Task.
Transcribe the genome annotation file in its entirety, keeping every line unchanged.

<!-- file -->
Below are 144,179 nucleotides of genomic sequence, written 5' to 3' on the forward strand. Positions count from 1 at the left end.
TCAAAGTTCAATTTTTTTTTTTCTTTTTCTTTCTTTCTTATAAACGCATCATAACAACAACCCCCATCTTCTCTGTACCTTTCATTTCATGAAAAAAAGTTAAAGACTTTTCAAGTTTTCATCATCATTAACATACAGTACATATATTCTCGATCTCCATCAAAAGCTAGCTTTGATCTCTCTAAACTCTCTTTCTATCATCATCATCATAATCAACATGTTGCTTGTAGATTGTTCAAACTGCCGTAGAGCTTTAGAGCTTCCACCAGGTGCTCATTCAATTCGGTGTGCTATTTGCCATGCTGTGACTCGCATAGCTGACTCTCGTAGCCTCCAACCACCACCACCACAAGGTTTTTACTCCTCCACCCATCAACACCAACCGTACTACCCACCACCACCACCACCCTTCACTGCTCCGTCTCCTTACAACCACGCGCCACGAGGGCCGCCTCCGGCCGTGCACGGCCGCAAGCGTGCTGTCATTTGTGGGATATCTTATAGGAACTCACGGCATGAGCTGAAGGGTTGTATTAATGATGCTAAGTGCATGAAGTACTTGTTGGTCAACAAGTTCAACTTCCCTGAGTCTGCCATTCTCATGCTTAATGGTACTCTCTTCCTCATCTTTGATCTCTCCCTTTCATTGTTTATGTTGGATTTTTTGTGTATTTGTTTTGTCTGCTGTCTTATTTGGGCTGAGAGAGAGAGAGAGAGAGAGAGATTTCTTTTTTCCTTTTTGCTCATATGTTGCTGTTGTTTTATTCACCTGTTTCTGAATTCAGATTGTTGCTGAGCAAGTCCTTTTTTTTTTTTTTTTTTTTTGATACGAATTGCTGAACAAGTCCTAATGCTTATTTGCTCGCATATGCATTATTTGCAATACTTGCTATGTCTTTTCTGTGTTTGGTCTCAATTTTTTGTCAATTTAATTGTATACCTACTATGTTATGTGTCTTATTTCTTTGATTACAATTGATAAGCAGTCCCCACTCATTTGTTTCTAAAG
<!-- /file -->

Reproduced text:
Below are 144,179 nucleotides of genomic sequence, written 5' to 3' on the forward strand. Positions count from 1 at the left end.
TCAAAGTTCAATTTTTTTTTTTCTTTTTCTTTCTTTCTTATAAACGCATCATAACAACAACCCCCATCTTCTCTGTACCTTTCATTTCATGAAAAAAAGTTAAAGACTTTTCAAGTTTTCATCATCATTAACATACAGTACATATATTCTCGATCTCCATCAAAAGCTAGCTTTGATCTCTCTAAACTCTCTTTCTATCATCATCATCATAATCAACATGTTGCTTGTAGATTGTTCAAACTGCCGTAGAGCTTTAGAGCTTCCACCAGGTGCTCATTCAATTCGGTGTGCTATTTGCCATGCTGTGACTCGCATAGCTGACTCTCGTAGCCTCCAACCACCACCACCACAAGGTTTTTACTCCTCCACCCATCAACACCAACCGTACTACCCACCACCACCACCACCCTTCACTGCTCCGTCTCCTTACAACCACGCGCCACGAGGGCCGCCTCCGGCCGTGCACGGCCGCAAGCGTGCTGTCATTTGTGGGATATCTTATAGGAACTCACGGCATGAGCTGAAGGGTTGTATTAATGATGCTAAGTGCATGAAGTACTTGTTGGTCAACAAGTTCAACTTCCCTGAGTCTGCCATTCTCATGCTTAATGGTACTCTCTTCCTCATCTTTGATCTCTCCCTTTCATTGTTTATGTTGGATTTTTTGTGTATTTGTTTTGTCTGCTGTCTTATTTGGGCTGAGAGAGAGAGAGAGAGAGAGAGATTTCTTTTTTCCTTTTTGCTCATATGTTGCTGTTGTTTTATTCACCTGTTTCTGAATTCAGATTGTTGCTGAGCAAGTCCTTTTTTTTTTTTTTTTTTTTTGATACGAATTGCTGAACAAGTCCTAATGCTTATTTGCTCGCATATGCATTATTTGCAATACTTGCTATGTCTTTTCTGTGTTTGGTCTCAATTTTTTGTCAATTTAATTGTATACCTACTATGTTATGTGTCTTATTTCTTTGATTACAATTGATAAGCAGTCCCCACTCATTTGTTTCTAAAG